The use of disclosure logs in relation to freedom of information (FOI) requests under the Freedom of Information Act 2000 is recommended for principal local authorities by the Information Commissioner’s Office (ICO).
There are a number of reasons for this advice, the main one being because well-maintained disclosure logs make it much easier for citizens to access information that is already available. This, in turn, saves local authorities time and effort spent on responding to duplicate requests, or requests for information that have already been published elsewhere.
With an easy to navigate disclosure log in place, citizens should be able to browse or search for already published information. If a request is made for information that already exists in the public realm, information officers can quickly apply the Section 21 exemption in response and simply signpost requesters to the information they seek.
Disclosure logs also represent an opportunity for citizens to learn what a successful request for information looks like. The more responses published in the log, the more useful it becomes, with today’s responses answering tomorrow’s requests.
In certain cases, some of the software used by local authorities may even allow information officers to manually enter topical information into the disclosure log in anticipation of potential future FOI requests, giving them the opportunity to work proactively and publish information before it is requested.
In spite of being recommended by the ICO, and in spite of the usefulness they represent, research in 2019 by our parent charity, mySociety, shows the use of disclosure logs by local authorities is still inconsistent.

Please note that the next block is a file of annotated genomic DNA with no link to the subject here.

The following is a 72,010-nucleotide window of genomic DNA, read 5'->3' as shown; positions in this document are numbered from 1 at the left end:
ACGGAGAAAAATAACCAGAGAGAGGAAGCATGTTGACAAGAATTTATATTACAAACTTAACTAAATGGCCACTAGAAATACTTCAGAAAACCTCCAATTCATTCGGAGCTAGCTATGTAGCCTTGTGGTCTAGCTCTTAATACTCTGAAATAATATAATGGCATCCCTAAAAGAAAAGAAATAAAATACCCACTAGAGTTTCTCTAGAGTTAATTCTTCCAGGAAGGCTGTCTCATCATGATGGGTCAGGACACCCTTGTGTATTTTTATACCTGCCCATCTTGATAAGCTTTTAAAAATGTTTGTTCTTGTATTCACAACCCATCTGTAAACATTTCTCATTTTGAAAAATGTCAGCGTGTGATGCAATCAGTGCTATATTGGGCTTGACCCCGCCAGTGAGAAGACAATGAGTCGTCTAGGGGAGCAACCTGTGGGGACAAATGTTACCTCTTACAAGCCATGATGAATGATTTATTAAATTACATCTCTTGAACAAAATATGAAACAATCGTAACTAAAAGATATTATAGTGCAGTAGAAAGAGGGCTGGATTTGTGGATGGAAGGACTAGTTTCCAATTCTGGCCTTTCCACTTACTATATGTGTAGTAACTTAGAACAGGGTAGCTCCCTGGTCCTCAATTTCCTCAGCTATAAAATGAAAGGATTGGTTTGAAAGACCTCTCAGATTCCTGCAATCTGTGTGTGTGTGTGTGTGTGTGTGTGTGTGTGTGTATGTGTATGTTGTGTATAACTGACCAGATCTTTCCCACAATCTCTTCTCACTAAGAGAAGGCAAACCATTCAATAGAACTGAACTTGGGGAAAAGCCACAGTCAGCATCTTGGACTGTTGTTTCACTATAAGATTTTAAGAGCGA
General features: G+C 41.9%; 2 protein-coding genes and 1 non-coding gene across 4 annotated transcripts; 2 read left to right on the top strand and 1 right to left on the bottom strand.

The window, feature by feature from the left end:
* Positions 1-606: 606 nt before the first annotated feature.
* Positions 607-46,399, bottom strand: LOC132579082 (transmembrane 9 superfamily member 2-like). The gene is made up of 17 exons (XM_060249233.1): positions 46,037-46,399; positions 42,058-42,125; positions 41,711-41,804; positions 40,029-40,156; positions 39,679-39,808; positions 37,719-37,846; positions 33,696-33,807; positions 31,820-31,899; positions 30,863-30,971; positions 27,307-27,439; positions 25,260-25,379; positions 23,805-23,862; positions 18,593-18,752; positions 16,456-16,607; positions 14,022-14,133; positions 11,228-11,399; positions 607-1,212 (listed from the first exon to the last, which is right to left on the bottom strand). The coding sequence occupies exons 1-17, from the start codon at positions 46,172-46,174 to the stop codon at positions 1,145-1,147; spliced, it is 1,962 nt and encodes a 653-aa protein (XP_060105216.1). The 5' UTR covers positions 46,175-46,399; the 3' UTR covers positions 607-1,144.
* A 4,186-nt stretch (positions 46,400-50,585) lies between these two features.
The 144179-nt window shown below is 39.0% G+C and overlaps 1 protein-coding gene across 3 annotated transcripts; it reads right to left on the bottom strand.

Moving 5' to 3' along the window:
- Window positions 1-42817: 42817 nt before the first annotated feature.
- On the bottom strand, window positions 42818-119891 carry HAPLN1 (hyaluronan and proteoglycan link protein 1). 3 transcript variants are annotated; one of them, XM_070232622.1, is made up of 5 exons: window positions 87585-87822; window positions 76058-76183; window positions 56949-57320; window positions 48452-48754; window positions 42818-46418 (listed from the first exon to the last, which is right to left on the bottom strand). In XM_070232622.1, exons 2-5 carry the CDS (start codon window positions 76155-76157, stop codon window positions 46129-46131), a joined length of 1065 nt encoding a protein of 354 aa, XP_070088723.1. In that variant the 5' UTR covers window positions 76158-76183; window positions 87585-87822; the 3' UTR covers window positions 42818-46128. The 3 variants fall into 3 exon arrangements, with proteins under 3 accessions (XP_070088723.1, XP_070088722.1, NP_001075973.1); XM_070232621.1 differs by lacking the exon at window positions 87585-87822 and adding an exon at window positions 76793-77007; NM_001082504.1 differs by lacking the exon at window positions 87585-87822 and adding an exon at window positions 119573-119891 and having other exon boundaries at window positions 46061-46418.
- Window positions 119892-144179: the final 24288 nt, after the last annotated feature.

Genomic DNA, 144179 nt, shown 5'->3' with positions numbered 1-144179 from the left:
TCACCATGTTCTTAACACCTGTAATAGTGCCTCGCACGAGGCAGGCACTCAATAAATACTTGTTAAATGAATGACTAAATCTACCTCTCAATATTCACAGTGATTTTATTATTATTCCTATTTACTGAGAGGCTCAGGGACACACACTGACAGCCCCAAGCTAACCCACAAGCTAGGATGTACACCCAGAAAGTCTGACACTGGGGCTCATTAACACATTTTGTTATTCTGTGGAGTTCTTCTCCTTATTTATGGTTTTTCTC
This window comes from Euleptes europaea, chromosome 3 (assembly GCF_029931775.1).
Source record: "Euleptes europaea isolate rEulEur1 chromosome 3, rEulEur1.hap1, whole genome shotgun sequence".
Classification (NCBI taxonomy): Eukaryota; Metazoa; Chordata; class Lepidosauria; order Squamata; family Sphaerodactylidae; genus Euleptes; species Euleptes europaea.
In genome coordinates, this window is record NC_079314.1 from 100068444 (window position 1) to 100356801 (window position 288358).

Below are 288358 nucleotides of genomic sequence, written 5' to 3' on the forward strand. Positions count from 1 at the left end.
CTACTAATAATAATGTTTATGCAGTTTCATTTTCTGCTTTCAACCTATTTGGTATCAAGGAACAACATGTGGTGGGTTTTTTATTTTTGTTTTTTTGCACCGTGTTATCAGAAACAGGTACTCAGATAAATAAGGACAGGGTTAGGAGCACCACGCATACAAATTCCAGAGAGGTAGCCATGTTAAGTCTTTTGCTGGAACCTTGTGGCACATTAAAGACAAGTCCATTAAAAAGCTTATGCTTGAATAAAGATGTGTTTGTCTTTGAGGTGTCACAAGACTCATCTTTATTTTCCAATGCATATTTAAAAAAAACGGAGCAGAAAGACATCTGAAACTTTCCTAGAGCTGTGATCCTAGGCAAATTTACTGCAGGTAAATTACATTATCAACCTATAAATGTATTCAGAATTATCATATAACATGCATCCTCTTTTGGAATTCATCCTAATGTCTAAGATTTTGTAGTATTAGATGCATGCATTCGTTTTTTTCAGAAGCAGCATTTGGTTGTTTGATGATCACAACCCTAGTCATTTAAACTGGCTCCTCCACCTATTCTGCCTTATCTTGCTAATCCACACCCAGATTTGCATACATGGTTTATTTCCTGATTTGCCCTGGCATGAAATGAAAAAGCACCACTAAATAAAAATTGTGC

There is a distinct lack of established sector-wide process for setting up a disclosure log, technology is rarely designed to meet the needs of information officers or FOI requesters, and there is a huge disparity in inter-authority knowledge sharing and training around this topic.
Of course, local authorities are under significant pressure to reduce costs, create efficiencies and contribute towards Net Zero targets, among many other responsibilities. Understandably then, while the long term benefits for councils’ information officers and for citizens are desirable, the short term effort required to establish an easy-to-maintain disclosure log may be considered a relatively low priority.
However, with fifteen years’ experience working in freedom of information, and over a decade of experience providing services to the local government sector, we have seen firsthand how disclosure logs, when used to their full potential, can save significant time and effort for local authorities in the context of managing scarce resources and competing priorities.
In collaboration with the FOI experts on mySociety’s Transparency team, who run the well-used WhatDoTheyKnow request service, and expert FOI consultant Martin Rosenbaum, who was the BBC’s leading specialist in using freedom of information for journalistic purposes, we have put together a best practice guide to using disclosure logs for local authorities.
Download Disclosure logs: a best practice guide for local authorities to discover:
You can view more research and guidance for local authorities and the public sector on our website: https://www.societyworks.org/research-and-guidance/
Image: Iñaki del Olmo